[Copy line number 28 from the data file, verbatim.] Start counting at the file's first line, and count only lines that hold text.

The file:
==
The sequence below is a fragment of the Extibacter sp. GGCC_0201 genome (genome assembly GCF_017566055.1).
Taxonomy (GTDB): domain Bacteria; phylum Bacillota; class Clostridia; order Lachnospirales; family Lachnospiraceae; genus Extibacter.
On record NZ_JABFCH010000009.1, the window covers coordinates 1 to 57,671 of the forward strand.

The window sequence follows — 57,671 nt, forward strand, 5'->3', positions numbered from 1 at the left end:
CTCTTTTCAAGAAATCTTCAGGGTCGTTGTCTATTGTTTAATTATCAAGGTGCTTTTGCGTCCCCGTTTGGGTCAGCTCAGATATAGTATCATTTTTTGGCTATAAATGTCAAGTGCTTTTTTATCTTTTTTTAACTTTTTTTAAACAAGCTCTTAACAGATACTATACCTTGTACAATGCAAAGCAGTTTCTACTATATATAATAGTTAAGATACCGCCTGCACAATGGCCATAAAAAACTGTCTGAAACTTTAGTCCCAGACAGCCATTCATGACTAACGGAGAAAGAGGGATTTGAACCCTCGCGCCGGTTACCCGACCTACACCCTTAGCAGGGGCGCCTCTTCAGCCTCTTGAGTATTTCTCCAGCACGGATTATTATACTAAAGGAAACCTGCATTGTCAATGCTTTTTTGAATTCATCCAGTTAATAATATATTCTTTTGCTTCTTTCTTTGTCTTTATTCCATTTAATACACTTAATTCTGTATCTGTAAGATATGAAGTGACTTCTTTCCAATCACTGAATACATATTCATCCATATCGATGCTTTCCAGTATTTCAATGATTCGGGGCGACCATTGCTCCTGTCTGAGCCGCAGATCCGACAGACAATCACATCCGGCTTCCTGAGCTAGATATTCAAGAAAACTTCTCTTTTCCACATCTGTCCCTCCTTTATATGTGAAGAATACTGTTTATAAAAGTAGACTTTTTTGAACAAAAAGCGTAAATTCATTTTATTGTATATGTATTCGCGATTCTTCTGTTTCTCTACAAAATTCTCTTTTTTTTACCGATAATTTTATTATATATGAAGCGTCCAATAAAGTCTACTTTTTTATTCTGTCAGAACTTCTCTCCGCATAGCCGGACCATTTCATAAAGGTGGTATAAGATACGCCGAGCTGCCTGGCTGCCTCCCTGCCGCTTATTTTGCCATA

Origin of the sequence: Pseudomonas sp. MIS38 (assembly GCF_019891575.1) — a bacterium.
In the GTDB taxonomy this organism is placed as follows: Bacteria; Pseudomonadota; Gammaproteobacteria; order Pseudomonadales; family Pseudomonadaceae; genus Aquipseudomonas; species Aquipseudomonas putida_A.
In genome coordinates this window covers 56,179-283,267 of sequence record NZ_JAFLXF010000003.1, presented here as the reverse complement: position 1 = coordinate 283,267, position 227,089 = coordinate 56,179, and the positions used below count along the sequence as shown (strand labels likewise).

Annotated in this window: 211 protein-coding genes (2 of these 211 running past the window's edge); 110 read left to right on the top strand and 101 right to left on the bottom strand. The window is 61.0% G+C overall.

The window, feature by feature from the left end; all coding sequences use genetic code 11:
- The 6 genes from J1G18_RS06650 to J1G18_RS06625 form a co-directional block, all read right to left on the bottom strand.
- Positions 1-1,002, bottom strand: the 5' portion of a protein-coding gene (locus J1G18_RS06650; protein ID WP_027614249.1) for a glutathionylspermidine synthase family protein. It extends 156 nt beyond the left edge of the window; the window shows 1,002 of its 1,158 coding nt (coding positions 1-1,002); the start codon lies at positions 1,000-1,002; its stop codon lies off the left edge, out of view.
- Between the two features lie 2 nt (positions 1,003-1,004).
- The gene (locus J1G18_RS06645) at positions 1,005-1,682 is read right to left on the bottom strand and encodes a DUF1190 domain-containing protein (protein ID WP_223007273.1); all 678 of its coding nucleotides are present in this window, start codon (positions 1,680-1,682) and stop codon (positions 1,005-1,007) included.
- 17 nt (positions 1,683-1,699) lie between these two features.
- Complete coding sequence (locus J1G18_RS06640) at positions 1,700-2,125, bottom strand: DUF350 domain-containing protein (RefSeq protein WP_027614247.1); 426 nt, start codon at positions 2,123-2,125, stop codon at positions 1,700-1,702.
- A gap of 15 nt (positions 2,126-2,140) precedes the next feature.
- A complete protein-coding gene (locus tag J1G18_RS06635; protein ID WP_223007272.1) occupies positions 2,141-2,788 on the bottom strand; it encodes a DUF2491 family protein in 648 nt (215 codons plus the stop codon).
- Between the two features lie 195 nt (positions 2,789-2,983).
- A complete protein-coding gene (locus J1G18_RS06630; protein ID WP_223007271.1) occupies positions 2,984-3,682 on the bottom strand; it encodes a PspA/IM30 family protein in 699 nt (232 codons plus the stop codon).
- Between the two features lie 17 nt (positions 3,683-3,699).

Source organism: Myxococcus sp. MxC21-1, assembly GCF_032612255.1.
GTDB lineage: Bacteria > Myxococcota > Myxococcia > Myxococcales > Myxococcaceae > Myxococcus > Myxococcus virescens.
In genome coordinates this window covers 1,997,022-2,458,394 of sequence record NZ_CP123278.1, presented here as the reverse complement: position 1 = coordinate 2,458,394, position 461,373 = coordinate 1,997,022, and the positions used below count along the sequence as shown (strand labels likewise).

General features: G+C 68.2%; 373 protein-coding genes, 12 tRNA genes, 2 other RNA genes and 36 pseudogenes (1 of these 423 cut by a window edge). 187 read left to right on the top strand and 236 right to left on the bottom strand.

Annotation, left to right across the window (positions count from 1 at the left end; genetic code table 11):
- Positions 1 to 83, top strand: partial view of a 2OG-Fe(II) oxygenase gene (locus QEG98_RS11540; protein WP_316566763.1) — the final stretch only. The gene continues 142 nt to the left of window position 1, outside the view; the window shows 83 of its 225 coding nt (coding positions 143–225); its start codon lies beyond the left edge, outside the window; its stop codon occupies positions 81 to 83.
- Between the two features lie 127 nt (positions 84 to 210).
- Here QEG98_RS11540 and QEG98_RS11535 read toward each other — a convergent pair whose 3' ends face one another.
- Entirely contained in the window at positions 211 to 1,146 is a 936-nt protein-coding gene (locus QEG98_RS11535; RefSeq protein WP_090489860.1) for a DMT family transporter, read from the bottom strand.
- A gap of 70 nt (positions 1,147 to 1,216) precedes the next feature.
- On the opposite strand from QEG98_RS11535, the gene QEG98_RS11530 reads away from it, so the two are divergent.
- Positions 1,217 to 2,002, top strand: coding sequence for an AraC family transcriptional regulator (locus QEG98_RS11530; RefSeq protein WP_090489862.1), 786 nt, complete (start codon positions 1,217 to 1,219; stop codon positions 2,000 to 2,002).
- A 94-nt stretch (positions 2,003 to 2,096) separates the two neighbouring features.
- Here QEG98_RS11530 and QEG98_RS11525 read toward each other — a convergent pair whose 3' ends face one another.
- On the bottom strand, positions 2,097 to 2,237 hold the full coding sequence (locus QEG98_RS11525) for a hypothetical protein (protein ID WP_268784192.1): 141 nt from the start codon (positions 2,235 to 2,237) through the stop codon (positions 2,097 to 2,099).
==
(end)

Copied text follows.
- Between the two features lie 127 nt (positions 84 to 210).